It is achieving this via a variety of activities ranging from the dissemination of appropriate “environmentally sound technologies” (ESTs) to the establishment of an internet-based marshlands information network and technical training (see below).
“The IMOS work is a key component in UNEP’s marshlands project as it monitors the extent and distribution of re-flooding developments and the associated vegetation cover,” said Monique Barbut, Director of UNEP’s Division of Technology, Industry and Economics (DTIE). “The systematic monitoring and bi-weekly reports are building an important knowledge base for Iraq. Such information is essential for reliable decision-making in all aspects of marshlands management,” she said.
Totalling almost 9,000 square kilometres of permanent wetlands, the Iraqi marshlands dwindled to just 760 square kilometres in 2002. As of August 2005, IMOS shows them covering almost 3,500 square kilometres, approximately 37 per cent of the former 1970s extent. In spring 2005 the figure was nearer to 50 per cent, shrinking with the high summer evaporation rates.
The different figures reflect the strong seasonal fluctuation in the marshlands ecosystem with extent of water cover reaching a maximum in March, following winter rains and spring snow melt in the headwaters of the Tigris and Euphrates rivers.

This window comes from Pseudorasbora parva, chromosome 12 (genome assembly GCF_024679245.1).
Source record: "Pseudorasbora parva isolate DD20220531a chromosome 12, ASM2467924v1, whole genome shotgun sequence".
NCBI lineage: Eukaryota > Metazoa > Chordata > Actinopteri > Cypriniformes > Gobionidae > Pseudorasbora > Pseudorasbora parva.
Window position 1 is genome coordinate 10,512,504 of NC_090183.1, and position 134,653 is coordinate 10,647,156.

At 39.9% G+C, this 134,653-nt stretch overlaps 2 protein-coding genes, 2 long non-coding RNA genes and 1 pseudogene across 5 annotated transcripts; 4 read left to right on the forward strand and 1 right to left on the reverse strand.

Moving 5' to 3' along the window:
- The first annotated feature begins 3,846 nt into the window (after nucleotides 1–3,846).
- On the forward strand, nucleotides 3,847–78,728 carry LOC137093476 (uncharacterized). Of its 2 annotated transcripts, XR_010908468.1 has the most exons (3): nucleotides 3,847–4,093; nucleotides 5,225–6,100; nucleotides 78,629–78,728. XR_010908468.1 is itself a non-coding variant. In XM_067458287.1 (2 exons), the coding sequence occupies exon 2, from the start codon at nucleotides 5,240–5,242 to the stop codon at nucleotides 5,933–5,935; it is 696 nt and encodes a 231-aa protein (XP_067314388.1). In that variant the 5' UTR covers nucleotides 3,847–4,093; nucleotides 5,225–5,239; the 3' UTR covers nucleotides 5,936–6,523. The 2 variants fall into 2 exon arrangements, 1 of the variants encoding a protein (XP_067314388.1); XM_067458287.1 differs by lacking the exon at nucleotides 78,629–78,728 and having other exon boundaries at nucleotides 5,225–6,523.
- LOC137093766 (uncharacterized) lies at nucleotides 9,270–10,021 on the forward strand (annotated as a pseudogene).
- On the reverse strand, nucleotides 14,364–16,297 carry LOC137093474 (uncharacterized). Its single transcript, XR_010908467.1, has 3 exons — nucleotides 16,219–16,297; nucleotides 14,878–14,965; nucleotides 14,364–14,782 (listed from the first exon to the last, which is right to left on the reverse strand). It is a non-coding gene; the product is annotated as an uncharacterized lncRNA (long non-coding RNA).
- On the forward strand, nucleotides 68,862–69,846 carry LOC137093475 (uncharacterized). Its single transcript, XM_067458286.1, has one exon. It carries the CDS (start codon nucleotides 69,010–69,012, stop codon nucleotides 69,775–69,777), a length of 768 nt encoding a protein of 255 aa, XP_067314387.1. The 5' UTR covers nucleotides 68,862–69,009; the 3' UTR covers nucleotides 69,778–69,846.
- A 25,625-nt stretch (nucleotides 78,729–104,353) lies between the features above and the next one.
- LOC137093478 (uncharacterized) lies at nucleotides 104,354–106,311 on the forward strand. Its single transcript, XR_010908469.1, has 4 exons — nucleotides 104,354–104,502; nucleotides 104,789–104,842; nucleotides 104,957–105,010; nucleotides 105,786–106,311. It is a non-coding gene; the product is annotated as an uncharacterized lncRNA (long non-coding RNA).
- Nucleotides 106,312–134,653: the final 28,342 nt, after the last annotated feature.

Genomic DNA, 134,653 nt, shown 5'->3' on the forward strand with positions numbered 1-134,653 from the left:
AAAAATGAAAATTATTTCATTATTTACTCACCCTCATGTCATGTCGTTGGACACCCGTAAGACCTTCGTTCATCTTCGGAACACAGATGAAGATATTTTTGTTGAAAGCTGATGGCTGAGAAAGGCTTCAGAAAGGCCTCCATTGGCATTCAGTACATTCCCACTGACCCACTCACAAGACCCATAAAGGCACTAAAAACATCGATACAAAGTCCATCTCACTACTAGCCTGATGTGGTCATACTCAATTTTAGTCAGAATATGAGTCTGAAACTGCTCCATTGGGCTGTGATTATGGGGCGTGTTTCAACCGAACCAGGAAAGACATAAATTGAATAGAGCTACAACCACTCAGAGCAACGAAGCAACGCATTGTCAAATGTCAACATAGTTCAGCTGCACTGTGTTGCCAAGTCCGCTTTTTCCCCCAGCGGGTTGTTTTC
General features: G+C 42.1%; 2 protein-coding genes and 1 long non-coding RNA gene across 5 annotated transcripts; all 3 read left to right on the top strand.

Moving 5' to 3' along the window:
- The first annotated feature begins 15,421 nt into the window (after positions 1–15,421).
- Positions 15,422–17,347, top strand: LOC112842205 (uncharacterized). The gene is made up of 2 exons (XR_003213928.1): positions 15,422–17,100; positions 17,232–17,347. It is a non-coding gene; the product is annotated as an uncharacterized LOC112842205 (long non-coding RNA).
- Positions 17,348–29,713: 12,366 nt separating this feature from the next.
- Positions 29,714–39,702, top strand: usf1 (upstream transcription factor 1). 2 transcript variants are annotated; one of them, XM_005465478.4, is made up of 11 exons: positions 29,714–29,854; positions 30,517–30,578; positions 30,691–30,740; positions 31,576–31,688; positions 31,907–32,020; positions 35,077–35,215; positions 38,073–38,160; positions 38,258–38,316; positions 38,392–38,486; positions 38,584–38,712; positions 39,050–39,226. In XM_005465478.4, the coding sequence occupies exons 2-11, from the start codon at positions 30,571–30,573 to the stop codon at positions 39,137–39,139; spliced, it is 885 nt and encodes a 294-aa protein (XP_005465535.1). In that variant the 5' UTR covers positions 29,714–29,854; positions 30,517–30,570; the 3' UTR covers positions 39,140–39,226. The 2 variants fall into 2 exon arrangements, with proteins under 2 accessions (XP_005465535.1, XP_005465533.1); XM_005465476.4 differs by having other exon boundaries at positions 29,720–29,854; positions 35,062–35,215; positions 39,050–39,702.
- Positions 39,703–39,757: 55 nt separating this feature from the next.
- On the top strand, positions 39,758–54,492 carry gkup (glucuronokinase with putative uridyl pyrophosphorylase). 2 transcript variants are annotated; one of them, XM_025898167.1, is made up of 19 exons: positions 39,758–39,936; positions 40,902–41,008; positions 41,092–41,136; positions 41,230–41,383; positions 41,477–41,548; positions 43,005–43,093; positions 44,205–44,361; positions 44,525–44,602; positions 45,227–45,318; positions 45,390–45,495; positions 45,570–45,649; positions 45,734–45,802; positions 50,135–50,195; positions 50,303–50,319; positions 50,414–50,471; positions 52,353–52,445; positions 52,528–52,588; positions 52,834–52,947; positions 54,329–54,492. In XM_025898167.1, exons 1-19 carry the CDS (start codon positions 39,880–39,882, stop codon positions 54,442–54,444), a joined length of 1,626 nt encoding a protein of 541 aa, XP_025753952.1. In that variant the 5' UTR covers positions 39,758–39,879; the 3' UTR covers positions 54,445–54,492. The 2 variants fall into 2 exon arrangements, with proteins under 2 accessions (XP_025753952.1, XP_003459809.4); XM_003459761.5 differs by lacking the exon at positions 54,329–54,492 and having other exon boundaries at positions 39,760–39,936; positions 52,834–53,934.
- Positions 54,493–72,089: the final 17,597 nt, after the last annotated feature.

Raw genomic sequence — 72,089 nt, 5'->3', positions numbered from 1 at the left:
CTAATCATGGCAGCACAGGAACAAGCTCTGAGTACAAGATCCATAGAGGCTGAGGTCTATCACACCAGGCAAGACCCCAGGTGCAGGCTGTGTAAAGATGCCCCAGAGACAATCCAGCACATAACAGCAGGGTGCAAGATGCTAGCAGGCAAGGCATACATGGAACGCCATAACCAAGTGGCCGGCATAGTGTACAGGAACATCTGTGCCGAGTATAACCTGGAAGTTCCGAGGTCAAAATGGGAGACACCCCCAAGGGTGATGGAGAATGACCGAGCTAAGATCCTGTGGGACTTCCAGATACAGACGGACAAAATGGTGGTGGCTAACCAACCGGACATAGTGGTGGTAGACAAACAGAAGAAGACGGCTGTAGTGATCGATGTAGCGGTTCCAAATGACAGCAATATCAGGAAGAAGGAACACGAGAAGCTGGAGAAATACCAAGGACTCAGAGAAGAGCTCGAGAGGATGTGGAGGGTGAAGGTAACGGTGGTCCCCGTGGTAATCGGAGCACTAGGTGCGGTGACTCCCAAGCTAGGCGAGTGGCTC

The new data on the extent of recovery of the marshes was announced today at an international meeting on the UNEP marshlands project in Tokyo, which included representatives of the governments of Iraq and Japan as well as senior officials from the UN, scientists, and local community leaders from the marshlands themselves.
Working in close collaboration with the Government of Iraq and local people, the UNEP marshlands project is carrying out a wide range of activities.
At six pilot project sites in Thi-Qar, Basrah, and Missan governorates, different ESTs are being tested to see how they perform in bringing drinking water, sanitation systems and wetland management skills to local people and communities. The “low tech” less polluting ESTs include restoration of reed beds and others marshland habitats that act as natural, water-filtration systems.
A Marshland Information Network, an Internet-based system that lets those with an interest in the region share their ideas and strategies, is up and running. An Arabic version of UNEP’s Environmentally Sound Technology Information System, which serves as the basis for MIN is operational in Iraq and in use by the Environment Ministry.